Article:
Seeing Carnegie Hall brought back memories, not of New York but of Rod McKuen’s birthday concert held at Carnegie Hall. I’m a great fan of Rod McKuen’s work, his poems and songs, and the recording of the concert was repeatedly played. I simply adore his gravelly voice.

The tour buses provided a lot more sightseeing and I remember vowing to return to see those places in more depth. I only made it once more. Well, that’s my account of my first visit in a nutshell… I hope one day to return to that great big city. Let me finish with a poem written by Rod McKuen... Enjoy.

Taking time to love
is what it's all about
what makes the clocks turn
and the sunsets come
true and without

That doesn't mean
lying close
in shut up rooms
or staying always
face to face

It's meant to cover walking
being apart and knowing
that coming back together
makes small distances
even smaller

And taking the time
to love
is, most of all,
caring enough
to not hold on too tightly
and yet not run too loose.


  1. Great post and photos.
    One of these days I will get
    to New York for an extended visit.
    I've passed through many times and
    stayed a night or two due to snow
    storms shutting down the airport.

  2. wonderful verse...and great pics...hopefully heading to new york myself next week...been close to 20 years since i was there last cant wait...

  3. *jumping up and down, screaming*

    OMG...what a GLORIOUS post, Valerie! And such a wonderful tribute to my favorite city on the east coast!

    What faaaaabulous photos too! Love the ones of Time Square! I also popped into Macy's while I was there last week for a visit. Can you believe in the five years I lived there, I never once walked into that store? Shame on me - HA!

    "After a while I didn’t really notice the cold, maybe that’s because I was so enchanted with the place."

    Meeeeeee too! Last week it was bitter cold, but I never even noticed it until I got on the bus to come back - my body was FROZEN!

    Thank you so much for sharing this post, dear lady! I enjoyed every word of it!

    Enjoyed the video and poem too!

    Have a wonderful weekend!


  4. I love New York and it is time for a trip back there to visit family.
    Great post Val, loved the photo's and poem......:-)Hugs

  5. Lovely photos and memories and poem thanks for sharing.

    Wizz :-)

  6. Hi Valerie,

    What a wonderful tour although it looked like a whirlwind passing through the great New York city.In a nut shell you provided so much information about the wonderful NY.

    I enjoyed reading your interesting narration and lovely photos.

    Best wishes,

  7. Faye, NY is a must. I only hope I can get there again.

    Brian, have fun while you're there. I just knew you'd like the verse.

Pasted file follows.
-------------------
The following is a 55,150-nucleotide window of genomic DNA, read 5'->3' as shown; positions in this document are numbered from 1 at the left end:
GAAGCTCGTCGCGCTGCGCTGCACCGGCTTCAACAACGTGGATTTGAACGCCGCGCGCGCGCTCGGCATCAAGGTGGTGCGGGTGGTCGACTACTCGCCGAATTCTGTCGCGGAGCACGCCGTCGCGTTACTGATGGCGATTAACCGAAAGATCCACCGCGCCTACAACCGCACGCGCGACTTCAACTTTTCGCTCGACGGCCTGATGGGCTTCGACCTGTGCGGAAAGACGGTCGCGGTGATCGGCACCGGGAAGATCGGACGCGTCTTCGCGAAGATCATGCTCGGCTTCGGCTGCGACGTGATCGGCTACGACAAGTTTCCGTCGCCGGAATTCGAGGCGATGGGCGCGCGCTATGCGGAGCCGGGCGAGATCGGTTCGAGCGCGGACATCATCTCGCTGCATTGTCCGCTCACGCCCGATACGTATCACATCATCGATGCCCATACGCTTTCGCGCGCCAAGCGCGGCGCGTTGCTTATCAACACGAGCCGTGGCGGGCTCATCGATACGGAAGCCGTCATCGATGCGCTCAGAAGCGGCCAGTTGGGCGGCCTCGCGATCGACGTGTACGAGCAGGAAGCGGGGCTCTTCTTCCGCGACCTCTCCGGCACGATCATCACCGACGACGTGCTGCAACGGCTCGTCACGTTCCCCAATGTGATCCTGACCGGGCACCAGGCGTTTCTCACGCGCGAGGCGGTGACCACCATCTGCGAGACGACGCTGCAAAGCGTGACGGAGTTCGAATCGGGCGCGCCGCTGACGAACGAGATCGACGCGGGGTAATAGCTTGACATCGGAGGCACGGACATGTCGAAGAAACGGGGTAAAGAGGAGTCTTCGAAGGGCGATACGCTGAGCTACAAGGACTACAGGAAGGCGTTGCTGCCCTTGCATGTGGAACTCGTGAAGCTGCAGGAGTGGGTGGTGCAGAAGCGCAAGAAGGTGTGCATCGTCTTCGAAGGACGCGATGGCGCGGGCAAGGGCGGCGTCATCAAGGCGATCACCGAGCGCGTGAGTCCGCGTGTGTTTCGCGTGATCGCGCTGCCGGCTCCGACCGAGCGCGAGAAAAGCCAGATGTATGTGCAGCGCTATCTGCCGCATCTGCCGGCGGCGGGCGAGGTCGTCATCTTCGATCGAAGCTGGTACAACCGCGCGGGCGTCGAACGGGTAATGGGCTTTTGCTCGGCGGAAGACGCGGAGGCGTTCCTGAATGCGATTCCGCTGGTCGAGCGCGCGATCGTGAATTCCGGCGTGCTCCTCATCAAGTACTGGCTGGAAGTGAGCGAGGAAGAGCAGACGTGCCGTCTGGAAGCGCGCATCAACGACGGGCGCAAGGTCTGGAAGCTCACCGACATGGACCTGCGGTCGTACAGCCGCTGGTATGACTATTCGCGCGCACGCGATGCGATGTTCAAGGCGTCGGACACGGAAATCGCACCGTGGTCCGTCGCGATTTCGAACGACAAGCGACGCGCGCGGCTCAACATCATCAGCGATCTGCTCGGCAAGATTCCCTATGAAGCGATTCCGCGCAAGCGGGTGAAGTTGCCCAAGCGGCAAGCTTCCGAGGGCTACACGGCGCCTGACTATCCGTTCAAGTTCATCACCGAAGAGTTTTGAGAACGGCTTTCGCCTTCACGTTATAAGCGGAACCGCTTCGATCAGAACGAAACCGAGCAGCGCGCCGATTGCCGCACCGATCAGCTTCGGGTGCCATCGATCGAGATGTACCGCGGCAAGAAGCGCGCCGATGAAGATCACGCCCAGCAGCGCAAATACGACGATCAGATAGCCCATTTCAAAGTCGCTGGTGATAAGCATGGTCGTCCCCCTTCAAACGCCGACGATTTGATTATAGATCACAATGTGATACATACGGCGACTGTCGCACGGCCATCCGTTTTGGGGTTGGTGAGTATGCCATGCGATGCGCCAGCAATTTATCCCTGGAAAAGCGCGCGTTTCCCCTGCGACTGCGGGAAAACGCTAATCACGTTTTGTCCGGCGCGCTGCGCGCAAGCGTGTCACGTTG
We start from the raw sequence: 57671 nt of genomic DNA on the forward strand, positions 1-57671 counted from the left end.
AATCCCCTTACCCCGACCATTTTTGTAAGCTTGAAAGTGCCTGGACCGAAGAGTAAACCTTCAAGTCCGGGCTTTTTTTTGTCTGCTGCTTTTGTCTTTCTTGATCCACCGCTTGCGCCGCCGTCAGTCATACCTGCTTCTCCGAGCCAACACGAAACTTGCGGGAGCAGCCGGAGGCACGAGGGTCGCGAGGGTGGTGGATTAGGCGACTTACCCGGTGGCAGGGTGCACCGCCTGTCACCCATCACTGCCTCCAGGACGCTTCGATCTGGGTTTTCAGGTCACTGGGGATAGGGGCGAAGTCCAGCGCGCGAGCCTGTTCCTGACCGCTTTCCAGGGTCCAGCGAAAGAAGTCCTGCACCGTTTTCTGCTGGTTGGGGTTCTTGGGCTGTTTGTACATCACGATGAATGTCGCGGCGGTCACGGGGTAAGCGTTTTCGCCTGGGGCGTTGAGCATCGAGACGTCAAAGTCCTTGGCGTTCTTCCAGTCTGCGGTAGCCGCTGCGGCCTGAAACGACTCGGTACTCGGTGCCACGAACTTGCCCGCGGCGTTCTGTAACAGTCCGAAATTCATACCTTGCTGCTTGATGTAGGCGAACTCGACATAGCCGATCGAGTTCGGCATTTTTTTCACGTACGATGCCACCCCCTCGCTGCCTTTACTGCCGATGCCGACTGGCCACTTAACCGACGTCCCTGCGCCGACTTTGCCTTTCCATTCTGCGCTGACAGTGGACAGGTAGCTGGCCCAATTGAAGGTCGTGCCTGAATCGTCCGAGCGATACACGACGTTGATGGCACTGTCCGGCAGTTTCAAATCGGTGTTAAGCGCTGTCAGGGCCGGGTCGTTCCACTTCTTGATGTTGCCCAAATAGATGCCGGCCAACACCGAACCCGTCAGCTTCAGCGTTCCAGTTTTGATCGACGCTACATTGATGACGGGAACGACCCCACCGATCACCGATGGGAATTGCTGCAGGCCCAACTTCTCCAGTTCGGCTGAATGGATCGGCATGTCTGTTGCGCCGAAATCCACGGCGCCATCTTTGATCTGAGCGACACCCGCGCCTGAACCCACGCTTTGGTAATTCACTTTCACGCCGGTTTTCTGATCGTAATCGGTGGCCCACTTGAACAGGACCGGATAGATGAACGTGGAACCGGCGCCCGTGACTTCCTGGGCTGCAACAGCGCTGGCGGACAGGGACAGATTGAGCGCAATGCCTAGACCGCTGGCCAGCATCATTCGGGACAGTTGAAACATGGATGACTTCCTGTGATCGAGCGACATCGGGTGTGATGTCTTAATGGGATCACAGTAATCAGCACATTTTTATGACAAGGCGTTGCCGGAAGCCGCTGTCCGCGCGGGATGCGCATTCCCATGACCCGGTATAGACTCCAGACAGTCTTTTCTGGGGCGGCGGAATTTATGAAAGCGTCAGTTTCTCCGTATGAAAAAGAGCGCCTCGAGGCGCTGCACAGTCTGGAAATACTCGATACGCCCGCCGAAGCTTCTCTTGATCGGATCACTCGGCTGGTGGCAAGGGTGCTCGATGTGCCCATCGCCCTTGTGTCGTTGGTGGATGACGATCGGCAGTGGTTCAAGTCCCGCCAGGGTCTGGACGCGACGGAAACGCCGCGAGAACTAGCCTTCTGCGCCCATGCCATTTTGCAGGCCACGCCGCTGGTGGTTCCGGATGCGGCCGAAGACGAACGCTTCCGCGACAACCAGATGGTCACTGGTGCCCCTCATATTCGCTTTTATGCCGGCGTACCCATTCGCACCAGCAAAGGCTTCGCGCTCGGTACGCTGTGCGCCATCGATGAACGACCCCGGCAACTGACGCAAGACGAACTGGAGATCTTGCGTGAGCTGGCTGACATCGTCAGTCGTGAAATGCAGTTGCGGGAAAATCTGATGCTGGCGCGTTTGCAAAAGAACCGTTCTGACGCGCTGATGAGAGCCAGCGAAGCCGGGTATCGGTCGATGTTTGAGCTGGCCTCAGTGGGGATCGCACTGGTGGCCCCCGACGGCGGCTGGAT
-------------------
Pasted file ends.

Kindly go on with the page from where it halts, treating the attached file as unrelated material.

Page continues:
Ron, thank you for reminding me about Macey's. I couldn't find my way out of the place; followed the exit signs but after a while they disappeared. I'm sure I toured the whole store looking for a door that led to the street... grins.

    Bernie, Wow, family in NY? I would definitely take advantage of their hospitality if it was my family.

    Wizz, thanks for visiting.. I'm sure you would love to run around Central Park.

    Joseph, I'm so happy that you enjoyed my little tour.

  8. Val, this post reminds me that we need to get back to visit NY. We are only 4 hours away. Our last trip was planned for Sept. 2001, and then you know what happened! We haven't planned a trip back since. Got scared I guess. We really must get there again. Always love the plays!

  9. What a fabulous trip you had Valerie. I would love to go to NY. Your story about the man in the lift really made me chuckle. :)

  10. Enjoyed. Thanks Val.

    Still grinning at this...

    'It wasn’t until we reached the upper floor, when he said goodbye and reached up to switch off his earpiece, that I realised he hadn’t been talking to me at all. Oh what a fool I was!'

  11. Nina, I was there two years after and saw Ground Zero. A terrible thing.

    Akelamalu, glad you both had a giggle over my lift companion.

    Valance, so happy to have provided you with a laugh. Where have you been, we've missed you.

  12. 'Where have you been, we've missed you?'

    You wouldn't believe me if I told you, Val. But I'm innocent, and that's the truth.

  13. A wonderful post and almost like talking a walk with you. My best friend lives in New York and want to go there so much as have been invited several times but cant afford the trip so it will have to wait.
    But it warmed the heart to read about your post.

  14. I have never been to New York. As a matter of fact I have never been anywhere east of Illinois. Ooops that is a lie. I did spend a brief amount of time in Florida but other than that I have been mostly in the West. Anyway I might make it to NYC someday because the lovely wife wants to go. I think I would be a little freaked out at first but it would be fun. And I really like the poem at the end of your lovely post. Take care.

  15. Valerie, if you ever come back to NYC, I'm a short train ride away. I would love to dodge the taxis with you. Broadway is my one of my favorite destinations, and of course, I love the Metropolitan Museum of Art. The poem is wonderful. Thanks for making this city girl remember how she needs to get back on that train again and see her favorite city. Some day, I will get to's on my wish list!!